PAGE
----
Paul Constant is a writer at Civic Ventures, a cofounder of the Seattle Review of Books, and a frequent cohost of the “Pitchfork Economics” podcast with Nick Hanauer and David Goldstein.
On the latest episode of Pitchfork Economics, Nick Hanauer and David Goldstein interviewed Dutch historian Rutger Bregman.
Bregman argues that most people are pretty decent — but economic theories assume otherwise.
If you’re taught that people are inclined towards selfish and ruthless competition, you’ll behave selfishly and ruthlessly.
Imagine if social safety nets didn’t make this assumption, and instead made it easier for people to access benefits.
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Even if you don’t know Dutch historian Rutger Bregman’s name, you’ve likely heard him speak. In January of last year, you probably saw a viral video on social media of Bregman speaking truth to power in front of some of the wealthiest and most powerful people in the world at the World Economic Forum in Davos, Switzerland. Bregman’s speech, in which he told an audience full of CEOs, royalty, and heirs that if they really wanted to do good in the world, they should “stop talking about philanthropy and start talking about taxes,” made him an instant celebrity.
Bregman did the requisite TV and podcast tour to explain why rich people should pay a lot more in taxes, and then he went silent for a while. Now, he’s back making headlines with a surprising new book. On the latest episode of Pitchfork Economics, Nick Hanauer and David Goldstein asked Bregman to sum up the book in a few words. His response?
“Deep down, most people are pretty decent,” Bregman announced.
You might not expect a notorious bomb-throwing firebrand to follow up his big sensational activist moment with a manifesto about human kindness and cooperation.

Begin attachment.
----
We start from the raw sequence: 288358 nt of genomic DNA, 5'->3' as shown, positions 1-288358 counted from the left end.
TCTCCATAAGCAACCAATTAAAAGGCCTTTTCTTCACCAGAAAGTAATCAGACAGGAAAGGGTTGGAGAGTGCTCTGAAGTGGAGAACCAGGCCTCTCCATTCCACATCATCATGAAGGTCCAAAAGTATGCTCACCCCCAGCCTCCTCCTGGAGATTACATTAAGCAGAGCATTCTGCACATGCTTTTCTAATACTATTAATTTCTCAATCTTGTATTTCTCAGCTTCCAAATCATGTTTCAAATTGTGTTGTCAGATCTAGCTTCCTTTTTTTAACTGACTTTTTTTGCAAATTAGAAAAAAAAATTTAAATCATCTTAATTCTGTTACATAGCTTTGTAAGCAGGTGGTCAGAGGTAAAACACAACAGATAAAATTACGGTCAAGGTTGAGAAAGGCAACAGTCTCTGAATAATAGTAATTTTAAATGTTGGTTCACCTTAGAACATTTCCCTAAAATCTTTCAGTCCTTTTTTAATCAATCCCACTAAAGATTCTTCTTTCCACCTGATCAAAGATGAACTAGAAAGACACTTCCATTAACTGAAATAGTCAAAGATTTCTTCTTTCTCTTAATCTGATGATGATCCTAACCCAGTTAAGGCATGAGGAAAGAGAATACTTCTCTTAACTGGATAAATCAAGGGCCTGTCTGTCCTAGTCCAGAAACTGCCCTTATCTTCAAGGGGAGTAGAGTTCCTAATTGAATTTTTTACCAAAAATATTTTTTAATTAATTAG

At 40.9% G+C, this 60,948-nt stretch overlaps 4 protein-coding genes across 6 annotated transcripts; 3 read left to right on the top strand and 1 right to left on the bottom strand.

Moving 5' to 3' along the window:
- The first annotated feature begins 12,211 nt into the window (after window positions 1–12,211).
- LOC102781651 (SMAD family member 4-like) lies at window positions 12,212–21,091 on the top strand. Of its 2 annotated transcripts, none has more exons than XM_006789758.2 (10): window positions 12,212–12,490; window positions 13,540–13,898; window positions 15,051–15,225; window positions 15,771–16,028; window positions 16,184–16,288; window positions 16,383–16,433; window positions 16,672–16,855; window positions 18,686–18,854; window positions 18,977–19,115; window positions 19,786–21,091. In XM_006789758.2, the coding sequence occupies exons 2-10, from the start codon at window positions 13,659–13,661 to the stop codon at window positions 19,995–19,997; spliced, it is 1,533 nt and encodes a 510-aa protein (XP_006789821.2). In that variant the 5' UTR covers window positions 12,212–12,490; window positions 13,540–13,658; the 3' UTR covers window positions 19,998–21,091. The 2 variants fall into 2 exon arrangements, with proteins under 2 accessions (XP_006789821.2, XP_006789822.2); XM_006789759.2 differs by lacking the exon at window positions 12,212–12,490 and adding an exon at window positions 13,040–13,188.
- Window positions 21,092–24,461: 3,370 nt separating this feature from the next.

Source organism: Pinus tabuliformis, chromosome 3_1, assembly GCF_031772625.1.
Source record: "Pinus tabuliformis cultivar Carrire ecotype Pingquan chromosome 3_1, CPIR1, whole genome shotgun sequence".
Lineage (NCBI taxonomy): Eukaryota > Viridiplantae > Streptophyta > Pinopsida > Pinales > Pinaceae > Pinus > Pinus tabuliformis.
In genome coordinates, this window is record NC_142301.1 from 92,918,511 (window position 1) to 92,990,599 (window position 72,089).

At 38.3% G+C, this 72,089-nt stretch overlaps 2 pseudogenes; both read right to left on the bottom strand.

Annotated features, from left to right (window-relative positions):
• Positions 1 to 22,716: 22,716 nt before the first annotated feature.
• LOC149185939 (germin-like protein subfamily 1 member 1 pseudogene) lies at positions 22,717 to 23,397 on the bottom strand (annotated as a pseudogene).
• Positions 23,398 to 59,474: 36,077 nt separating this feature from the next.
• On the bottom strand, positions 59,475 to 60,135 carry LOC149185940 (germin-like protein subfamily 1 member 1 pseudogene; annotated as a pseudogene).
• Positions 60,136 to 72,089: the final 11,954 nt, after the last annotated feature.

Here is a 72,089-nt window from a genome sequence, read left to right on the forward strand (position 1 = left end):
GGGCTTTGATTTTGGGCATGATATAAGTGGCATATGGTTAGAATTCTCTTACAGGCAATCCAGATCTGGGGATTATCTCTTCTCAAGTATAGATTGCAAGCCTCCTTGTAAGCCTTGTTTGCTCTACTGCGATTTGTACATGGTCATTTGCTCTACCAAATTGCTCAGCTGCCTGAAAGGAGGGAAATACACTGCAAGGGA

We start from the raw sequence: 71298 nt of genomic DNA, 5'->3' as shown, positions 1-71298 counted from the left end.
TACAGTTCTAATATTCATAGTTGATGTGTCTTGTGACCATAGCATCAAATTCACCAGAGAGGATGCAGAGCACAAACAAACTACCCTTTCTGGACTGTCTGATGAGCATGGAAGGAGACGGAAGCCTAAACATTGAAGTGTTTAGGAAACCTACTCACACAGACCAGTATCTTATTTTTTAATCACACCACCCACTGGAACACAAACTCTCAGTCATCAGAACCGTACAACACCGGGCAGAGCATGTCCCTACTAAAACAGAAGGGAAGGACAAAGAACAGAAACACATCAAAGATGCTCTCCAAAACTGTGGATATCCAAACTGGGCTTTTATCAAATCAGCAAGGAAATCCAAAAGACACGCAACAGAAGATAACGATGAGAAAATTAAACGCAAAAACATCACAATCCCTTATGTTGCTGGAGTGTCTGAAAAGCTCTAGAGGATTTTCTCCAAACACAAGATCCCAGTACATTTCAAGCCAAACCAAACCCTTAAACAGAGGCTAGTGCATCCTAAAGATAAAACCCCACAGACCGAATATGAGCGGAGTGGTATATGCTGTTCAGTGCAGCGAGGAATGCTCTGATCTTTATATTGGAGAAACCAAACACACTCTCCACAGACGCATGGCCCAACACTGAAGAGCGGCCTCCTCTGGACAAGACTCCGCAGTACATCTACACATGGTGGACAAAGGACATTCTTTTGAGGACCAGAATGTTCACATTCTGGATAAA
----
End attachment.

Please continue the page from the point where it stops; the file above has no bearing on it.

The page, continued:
Bregman admits that the premise of his new book, “Humankind: A Hopeful History” sounds like “it’s not really a threat to anyone,” but he explains that “it’s a really subversive idea if you really think it through, because throughout history a more cynical view of human nature has been used by those in power to legitimize power differences and hierarchy.”
To be clear, Bregman isn’t saying that people will automatically, fundamentally choose a path of kindness and sacrifice every time they’re given a choice. “But we are inclined to cooperate and we can actually trust each other,” he argues.
“Humankind” is full of data and historical proof that people are largely trusting and trustworthy. Bregman then takes that fact and extrapolates: if humans are largely cooperative and decent, why do our authority figures treat us as though we’re one step away from committing a crime at all times? Could it be that we are taught that people are innately selfish and cruel because it’s easier for people in power to manage us if we buy into that frightening worldview?
Bregman has a lot to say on the podcast about America’s current discussion on policing and prison reform, and what a more …read more
Source:: Business Insider